Hurricane Irma has ravaged Cuba with tree-bending winds, lashing rain and huge waves on its deadly path to the US, while a second hurricane threatens the already-ravaged eastern Caribbean.
Irma - one of the fiercest Atlantic storms in a century - walloped Cuba’s northern coast early Saturday morning, thrashing Camaguey Archipelago with 160mph winds.
Meteorologists have warned that scenes of far greater destruction are likely to emerge as the Category 5 storm works westwards through the country’s Sancti Spiritus and Villa Clara, Reuters reported.
Since Tuesday, Irma has caused huge swathes of catastrophic destruction across the eastern Caribbean, killing at least 21 people and leaving thousands more homeless or without power.
Meanwhile, another Category 4 storm - Hurricane Jose - is currently following in Irma’s destructive wake towards many of the islands which have already been ravaged by extreme winds and flooding in recent days.
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According to the National Hurricane Centre, despite surviving the wrath of Irma, residents of Barbuda, St Martin and the Virgin Islands could be faced with 150 mph winds from Hurricane Jose.
On Friday, the smaller, Category 1 storm Hurricane Katia also made landfall in Mexico, with extraordinary satellite images showing all three hurricanes moving across the region at once.
Hurricane Irma is currently around 275 miles south-southeast of Miami, the National Hurricane Centre reported, with the storm expected to hit Florida on Sunday morning.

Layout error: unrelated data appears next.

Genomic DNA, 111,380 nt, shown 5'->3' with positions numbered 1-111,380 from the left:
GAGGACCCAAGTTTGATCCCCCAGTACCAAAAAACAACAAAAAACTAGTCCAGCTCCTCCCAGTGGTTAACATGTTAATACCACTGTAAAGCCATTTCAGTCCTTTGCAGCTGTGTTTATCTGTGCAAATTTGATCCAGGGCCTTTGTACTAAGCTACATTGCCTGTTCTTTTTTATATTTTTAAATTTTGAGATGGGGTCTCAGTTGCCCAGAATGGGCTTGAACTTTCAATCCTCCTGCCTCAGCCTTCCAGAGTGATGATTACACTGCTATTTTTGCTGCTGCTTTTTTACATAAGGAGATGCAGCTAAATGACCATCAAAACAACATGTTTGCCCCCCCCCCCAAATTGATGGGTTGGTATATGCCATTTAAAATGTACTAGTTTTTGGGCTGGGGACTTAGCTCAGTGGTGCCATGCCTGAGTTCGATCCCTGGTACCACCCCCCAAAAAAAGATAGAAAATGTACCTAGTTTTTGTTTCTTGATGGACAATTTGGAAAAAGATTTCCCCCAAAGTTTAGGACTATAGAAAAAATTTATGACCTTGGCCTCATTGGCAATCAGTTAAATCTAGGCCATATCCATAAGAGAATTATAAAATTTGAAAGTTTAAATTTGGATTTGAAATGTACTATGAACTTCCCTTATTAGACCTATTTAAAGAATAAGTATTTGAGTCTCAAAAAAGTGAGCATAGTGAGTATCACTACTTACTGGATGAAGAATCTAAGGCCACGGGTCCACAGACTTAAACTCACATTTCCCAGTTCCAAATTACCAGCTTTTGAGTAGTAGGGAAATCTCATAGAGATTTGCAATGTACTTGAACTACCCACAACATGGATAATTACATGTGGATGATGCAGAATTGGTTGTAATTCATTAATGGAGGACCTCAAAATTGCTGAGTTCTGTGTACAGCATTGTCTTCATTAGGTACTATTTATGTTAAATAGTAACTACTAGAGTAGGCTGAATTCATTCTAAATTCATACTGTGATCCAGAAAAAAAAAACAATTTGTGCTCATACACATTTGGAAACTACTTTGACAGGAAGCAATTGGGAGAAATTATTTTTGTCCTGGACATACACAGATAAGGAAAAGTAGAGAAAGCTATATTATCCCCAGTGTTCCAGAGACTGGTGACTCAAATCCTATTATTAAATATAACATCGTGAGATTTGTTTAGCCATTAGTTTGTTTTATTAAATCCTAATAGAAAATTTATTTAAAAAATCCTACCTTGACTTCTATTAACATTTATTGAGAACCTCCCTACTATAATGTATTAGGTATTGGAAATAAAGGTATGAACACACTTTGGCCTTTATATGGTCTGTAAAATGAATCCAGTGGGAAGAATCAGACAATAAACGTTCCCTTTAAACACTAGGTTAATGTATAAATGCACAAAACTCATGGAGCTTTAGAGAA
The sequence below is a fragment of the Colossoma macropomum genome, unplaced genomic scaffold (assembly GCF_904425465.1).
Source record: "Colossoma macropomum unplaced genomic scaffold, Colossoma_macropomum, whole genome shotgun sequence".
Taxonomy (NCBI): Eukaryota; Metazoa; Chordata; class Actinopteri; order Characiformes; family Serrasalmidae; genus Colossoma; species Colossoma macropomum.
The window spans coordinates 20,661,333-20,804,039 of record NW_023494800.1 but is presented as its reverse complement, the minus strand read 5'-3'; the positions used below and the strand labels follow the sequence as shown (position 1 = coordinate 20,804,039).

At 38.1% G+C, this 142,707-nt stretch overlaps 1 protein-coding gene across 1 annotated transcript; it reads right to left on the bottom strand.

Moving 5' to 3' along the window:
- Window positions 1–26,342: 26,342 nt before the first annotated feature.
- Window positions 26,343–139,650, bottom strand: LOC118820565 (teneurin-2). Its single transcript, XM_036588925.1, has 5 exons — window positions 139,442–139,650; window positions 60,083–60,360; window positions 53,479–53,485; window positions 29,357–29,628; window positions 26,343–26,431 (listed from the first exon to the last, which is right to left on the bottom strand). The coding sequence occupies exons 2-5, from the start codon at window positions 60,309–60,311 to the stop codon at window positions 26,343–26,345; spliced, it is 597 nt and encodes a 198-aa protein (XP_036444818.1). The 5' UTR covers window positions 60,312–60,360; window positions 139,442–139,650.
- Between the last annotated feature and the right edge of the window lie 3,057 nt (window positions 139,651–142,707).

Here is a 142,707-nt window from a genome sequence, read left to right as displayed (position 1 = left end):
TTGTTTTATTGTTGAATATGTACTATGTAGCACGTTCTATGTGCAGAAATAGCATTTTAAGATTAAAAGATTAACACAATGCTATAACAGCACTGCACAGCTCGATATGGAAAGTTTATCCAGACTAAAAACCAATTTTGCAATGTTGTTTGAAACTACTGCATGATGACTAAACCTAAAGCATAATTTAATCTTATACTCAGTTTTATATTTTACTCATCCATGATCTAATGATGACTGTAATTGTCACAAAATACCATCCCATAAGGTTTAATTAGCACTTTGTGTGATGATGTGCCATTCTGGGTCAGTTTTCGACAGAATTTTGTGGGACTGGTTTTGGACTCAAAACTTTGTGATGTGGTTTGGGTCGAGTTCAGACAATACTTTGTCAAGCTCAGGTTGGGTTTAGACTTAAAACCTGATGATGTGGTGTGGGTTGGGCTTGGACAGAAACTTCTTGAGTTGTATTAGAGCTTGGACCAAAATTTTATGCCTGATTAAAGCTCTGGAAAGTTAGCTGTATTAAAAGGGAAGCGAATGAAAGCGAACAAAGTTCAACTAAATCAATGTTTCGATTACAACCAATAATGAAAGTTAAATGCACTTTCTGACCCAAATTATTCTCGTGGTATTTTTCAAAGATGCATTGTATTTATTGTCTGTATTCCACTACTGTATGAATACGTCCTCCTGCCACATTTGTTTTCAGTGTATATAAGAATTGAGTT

Around 5.6 million people have been ordered to evacuate the state, with forecasters warning it will wreak massive damage from winds and flooding. Around 9 million people could also lose power - some for weeks - thanks to the storm.
However, evacuation efforts have been made more difficult due to clogged highways, fuel shortages and the challenge of moving older people.
The United States has been hit by only three Category 5 storms - the strongest kind of storms - since 1851. The Federal Emergency Management Agency (FEMA), has said that Irma is far larger than the last one, Hurricane Andrew which hit in 1992.
Florida governor Rick Scott told reporters: “We are running out of time. If you are in an evacuation zone, you need to go now. This is a catastrophic storm like our state has never seen.”
According to the Florida Division of Emergency Management, around a quarter of the state’s population have been ordered to leave Florida.
Meanwhile, mandatory evacuations of Georgia’s Atlantic coast and some of South Carolina’s barrier islands are due to begin today (Saturday). The states of Virginia and Alabama are also under states of emergency.
President Donald Trump called Irma “a storm of absolutely historic destructive potential” and told people to heed recommendations from government officials and law enforcement.
Irma comes just two weeks after the US was hit by the Category 4 storm Hurricane Harvey, which killed more than 60 people and caused around $180 billion of damage in Texas and Louisiana.